Cardlytics Rings the Nasdaq Bell

You need to know: Cardlytics

Why? Because their business model is unusual, intriguing, and will get you thinking about data use, and whether there are spaces other than the banking industry where opportunities like this exist.

Banking? Does this mean Cardlytics is a fintech offering? No, it’s actually a native ad platform which delivers deals through the proprietary digital channels of banks like Chase and Bank of America. If you’re a client of those banks, when you see Chase Offers or BankAmeriDeals, that’s Cardlytics at work.

Last night, Cardlytics — which went public last year — rang the closing bell at the Nasdaq.  As the chimes fell silent, I asked CMO Dani Cushion to explain how it all worked.

“Let me start with a little background,” she said. “The company was founded by Scott Grimes and Lynne Laube, eleven years ago. They were ex-bankers, executives at Capital One. Banks were then looking at loyalty programs as a cost center. Their idea was to glue together the fragmented pieces of purchase data, and use an advertising-funded model to drive loyalty rewards for banks, we’d have something pretty interesting.”

Cardlytics works with advertisers — retailers, restaurants, telcos, travel companies — to run campaigns within the channels banks use to communicate with their customers.  “Since we work with banks, we have a view into about $2.8 trillion in spend, all anonymized. We don’t need PII to do what we do, and we don’t want it. For an advertiser, we look at where these IDs have spent in the past, and we target cash back offers accordingly.”

The key factor lies in using what Cardlytics calls PurchaseGraphics rather than demographics to define audiences. “Demographics are often use as a proxy to try get to what does somebody want to buy. What we look at is PurchaseGraphics, where we cobble together past purchase history, which is a really good indicator of what someone will buy,” Cushion explained.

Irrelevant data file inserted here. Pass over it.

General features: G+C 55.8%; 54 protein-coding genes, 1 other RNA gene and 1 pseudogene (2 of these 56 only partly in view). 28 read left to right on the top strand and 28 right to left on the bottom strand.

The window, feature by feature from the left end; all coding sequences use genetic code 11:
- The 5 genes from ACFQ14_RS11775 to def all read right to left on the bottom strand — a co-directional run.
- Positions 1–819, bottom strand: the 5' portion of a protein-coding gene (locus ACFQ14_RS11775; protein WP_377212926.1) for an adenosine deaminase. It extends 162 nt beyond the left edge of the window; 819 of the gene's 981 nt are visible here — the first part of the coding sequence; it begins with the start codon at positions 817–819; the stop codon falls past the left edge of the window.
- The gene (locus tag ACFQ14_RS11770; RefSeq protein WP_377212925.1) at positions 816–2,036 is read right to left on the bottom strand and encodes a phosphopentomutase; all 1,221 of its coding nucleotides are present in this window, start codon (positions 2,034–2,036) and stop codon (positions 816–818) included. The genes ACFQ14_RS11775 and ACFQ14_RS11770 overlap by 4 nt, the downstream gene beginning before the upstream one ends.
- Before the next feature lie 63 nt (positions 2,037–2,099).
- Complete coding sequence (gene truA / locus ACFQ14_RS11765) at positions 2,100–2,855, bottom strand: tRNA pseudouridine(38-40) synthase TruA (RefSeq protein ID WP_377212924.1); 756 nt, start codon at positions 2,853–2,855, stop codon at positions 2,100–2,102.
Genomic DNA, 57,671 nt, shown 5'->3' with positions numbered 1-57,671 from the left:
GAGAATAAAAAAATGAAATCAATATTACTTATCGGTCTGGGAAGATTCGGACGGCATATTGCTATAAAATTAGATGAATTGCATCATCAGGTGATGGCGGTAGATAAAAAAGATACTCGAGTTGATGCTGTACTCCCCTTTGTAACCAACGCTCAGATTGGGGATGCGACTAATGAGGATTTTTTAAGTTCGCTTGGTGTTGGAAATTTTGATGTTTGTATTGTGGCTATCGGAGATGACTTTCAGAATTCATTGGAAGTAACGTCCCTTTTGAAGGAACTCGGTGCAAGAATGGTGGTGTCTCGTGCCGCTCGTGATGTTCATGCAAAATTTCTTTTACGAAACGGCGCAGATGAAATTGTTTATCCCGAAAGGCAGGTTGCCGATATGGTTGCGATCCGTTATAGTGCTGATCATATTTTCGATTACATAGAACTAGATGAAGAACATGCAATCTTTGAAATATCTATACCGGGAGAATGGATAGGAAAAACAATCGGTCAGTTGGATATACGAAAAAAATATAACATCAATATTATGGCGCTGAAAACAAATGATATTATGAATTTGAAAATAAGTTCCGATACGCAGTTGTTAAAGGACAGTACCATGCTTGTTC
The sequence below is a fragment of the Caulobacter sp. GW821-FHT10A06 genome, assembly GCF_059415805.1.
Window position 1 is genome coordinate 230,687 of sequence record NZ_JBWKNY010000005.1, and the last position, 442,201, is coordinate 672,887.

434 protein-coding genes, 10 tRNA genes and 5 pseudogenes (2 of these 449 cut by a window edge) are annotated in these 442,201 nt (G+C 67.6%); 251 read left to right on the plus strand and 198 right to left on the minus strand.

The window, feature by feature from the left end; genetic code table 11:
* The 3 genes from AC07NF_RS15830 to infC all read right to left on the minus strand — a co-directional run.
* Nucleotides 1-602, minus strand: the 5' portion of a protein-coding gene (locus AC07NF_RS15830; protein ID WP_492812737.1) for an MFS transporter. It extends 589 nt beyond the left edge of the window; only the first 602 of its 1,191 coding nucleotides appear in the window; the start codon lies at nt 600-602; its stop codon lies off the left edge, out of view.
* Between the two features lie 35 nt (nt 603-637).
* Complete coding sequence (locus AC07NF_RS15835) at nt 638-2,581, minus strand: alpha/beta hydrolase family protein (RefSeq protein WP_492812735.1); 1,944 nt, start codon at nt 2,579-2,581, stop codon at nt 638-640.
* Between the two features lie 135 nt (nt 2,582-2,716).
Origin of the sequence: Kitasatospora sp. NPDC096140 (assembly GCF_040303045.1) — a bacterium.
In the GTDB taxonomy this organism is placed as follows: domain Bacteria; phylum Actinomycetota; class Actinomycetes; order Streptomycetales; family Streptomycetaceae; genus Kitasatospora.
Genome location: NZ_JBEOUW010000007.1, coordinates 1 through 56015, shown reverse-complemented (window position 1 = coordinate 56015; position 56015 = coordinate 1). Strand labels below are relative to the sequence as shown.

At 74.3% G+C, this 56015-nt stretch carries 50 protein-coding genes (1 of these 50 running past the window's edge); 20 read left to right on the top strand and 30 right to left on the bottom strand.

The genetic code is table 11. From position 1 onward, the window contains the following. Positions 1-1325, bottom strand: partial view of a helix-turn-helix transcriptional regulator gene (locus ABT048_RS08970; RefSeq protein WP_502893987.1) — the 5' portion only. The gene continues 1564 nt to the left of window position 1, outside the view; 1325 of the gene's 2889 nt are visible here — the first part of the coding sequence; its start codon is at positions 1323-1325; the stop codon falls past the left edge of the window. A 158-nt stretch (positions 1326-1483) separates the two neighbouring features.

Another positive for Cardlytics is that this is a space which can be dominated by the player who collects the major banks as clients. “I think that’s the beauty of what Scott and Lynne set up, because there’s power in scale. For advertisers, having to buy six to seven disparate bank channels is just not efficient. Once we got to the point where we’d signed BoA, we signed Chase this past year, and we’re launching Wells Fargo later this year —
we’re upwards of 120 million bank customers now. It helps the banks too, because they don’t have to be out there negotiating advertising. We can be the middle man. It drives value to the bank customers too, because they get cash back on what they want to buy.”

So, why were Cardlytics ringing the bell? “Just a bit of a celebration,” said Cushion. “We come to Advertising Week every year; it’s an inspirational week to keep your finger on the pulse of what’s going on.

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News too this week from perennial unicorn Sprinklr, which we’ve watched grow from an ambitious social media management platform, to a unified front office solution for the enterprise. And now it’s ten years old (happy birthday).

This week saw the launch of two new AI capabilities, Smart Response Recommendations and Smart Response Compliance. Sprinklr Intuition (baked in AI) is already embedded across the Sprinklr marketing, advertising, research, care, and engagement solutions.

Smart Response Recommendations supports customer care by offering agents responses to customer questions in real time. The suggestions include text, assets, and even emojis. Agents can use the response directly, or edit it before use. In beta testing, the recommended response was used 60 percent of the time. This meant quicker responses for customers, and faster onboarding of agents. Since this an AI model, it will also improve itself over time.

Smart Response Compliance, which is also self-learning, maintains the guardrails on social conversations. It raises red flags if planned social updates on behalf of the brand fail to comply with guidelines on relevance, semantics, tone, bias, etc. —
or if there are problems with brand colors and logos. More details here.

 

 

Listen to Sprinklr CEO Ragy Thomas One on One with DMN’s Kim Davis

 

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And if you thought the out-of-home biz would whittle down to just “three billboards” (outside Ebbing, Missouri or elsewhere), then brace yourselves. Digital out-of-home (DOOH) expects to reach $7 billion in global ad revenue this year, a 17 percent increase over last year according to MAGNA). Programmatic DSPs like Verizon Media have opened up the DOOH market by enabling advertisers swift access to the inventory.

To build on the programmatic solution Verizon Media launched earlier this year, they’ve now added a Campaign Planner tool. It gives marketers the ability to set targeting criteria and see digital billboards and out-of-home screens in a user-friendly map view. Major brands who’ve run campaigns on this platform include Wheaties and Pillsbury.

 

 

Read more Digital Out-of-Home Comes of Age

 



 

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